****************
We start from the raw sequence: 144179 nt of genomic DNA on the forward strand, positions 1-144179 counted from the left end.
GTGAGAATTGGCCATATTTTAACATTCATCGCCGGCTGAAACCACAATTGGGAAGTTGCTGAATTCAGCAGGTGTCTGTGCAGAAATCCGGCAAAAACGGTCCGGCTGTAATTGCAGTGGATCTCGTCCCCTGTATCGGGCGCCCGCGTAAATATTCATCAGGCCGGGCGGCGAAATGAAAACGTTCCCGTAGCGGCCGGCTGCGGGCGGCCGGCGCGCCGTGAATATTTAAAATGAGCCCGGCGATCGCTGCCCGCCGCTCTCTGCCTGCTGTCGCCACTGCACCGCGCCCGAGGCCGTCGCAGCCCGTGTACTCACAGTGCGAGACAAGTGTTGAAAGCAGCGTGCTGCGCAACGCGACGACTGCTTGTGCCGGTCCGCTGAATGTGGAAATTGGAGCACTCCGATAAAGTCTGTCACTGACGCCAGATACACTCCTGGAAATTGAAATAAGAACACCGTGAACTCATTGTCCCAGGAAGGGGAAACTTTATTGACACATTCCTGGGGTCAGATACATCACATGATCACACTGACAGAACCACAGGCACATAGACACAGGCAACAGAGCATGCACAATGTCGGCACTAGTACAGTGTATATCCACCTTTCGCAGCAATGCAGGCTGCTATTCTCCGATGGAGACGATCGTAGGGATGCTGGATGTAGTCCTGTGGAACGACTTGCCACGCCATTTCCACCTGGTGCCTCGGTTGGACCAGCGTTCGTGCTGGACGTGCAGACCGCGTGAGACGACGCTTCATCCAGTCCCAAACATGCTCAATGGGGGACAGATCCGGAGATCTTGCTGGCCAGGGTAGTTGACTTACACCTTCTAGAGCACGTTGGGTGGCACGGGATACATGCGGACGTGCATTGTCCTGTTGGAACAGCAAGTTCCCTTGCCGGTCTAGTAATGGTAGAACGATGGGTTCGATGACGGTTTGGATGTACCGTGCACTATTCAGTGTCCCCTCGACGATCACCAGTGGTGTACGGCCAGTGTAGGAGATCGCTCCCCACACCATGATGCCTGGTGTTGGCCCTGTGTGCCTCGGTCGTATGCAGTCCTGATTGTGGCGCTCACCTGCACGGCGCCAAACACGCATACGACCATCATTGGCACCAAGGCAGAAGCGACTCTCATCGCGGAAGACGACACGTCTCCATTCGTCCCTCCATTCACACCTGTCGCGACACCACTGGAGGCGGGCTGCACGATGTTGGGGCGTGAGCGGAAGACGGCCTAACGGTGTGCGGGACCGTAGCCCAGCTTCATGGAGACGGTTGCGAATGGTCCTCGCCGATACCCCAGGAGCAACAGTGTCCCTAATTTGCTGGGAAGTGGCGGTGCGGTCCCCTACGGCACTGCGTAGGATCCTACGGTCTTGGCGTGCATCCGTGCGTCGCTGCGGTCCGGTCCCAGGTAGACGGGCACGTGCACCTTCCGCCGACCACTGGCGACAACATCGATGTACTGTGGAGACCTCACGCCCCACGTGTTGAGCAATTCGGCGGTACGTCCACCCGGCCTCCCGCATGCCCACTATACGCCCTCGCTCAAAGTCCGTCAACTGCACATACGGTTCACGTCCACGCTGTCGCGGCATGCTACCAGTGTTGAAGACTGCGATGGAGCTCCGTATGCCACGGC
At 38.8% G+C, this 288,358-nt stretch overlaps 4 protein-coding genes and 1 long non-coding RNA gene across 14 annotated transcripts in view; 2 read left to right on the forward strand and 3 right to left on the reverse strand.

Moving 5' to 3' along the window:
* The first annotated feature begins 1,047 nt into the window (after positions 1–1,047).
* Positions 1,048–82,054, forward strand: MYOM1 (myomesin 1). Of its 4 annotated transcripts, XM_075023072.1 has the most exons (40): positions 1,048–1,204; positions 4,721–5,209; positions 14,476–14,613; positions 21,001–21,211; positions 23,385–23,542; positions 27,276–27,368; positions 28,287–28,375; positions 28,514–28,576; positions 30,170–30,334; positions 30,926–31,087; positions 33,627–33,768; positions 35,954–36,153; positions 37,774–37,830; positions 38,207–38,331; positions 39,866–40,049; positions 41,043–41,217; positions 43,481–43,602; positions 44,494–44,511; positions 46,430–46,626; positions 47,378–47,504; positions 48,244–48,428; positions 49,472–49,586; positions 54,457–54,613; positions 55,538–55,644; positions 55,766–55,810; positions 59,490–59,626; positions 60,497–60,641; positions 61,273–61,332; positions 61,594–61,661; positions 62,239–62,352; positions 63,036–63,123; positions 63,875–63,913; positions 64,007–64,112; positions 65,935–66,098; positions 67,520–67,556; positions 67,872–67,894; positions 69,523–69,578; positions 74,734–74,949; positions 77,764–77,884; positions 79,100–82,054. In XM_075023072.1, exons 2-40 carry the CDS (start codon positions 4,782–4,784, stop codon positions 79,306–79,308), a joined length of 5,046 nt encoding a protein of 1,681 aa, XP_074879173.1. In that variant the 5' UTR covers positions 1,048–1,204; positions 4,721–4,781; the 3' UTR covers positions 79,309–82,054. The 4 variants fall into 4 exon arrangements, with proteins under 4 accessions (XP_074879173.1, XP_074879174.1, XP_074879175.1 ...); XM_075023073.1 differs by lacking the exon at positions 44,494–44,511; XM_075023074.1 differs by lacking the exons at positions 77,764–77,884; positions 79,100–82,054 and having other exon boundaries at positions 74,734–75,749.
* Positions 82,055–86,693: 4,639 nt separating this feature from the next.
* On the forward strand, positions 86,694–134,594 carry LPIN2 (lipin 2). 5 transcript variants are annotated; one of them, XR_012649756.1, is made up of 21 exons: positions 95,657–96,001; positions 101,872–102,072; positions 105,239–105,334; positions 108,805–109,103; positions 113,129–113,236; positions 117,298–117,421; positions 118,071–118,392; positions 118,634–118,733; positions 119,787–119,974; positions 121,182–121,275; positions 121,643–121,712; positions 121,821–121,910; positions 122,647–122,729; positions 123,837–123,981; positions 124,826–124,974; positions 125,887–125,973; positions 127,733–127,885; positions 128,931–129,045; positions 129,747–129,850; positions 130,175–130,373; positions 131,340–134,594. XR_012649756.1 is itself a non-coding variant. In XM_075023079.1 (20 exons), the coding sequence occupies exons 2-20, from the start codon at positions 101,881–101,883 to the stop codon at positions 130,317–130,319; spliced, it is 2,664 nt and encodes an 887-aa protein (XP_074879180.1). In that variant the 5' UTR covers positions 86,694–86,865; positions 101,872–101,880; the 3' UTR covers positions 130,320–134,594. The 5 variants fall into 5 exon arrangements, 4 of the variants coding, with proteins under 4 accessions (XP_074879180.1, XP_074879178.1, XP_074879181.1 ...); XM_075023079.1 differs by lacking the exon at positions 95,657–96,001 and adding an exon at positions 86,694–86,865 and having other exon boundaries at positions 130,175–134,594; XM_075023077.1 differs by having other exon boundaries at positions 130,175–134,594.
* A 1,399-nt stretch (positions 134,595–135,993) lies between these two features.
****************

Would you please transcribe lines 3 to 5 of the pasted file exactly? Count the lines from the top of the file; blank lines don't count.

At 38.8% G+C, this 288,358-nt stretch overlaps 4 protein-coding genes and 1 long non-coding RNA gene across 14 annotated transcripts in view; 2 read left to right on the forward strand and 3 right to left on the reverse strand.

Moving 5' to 3' along the window:
* The first annotated feature begins 1,047 nt into the window (after positions 1–1,047).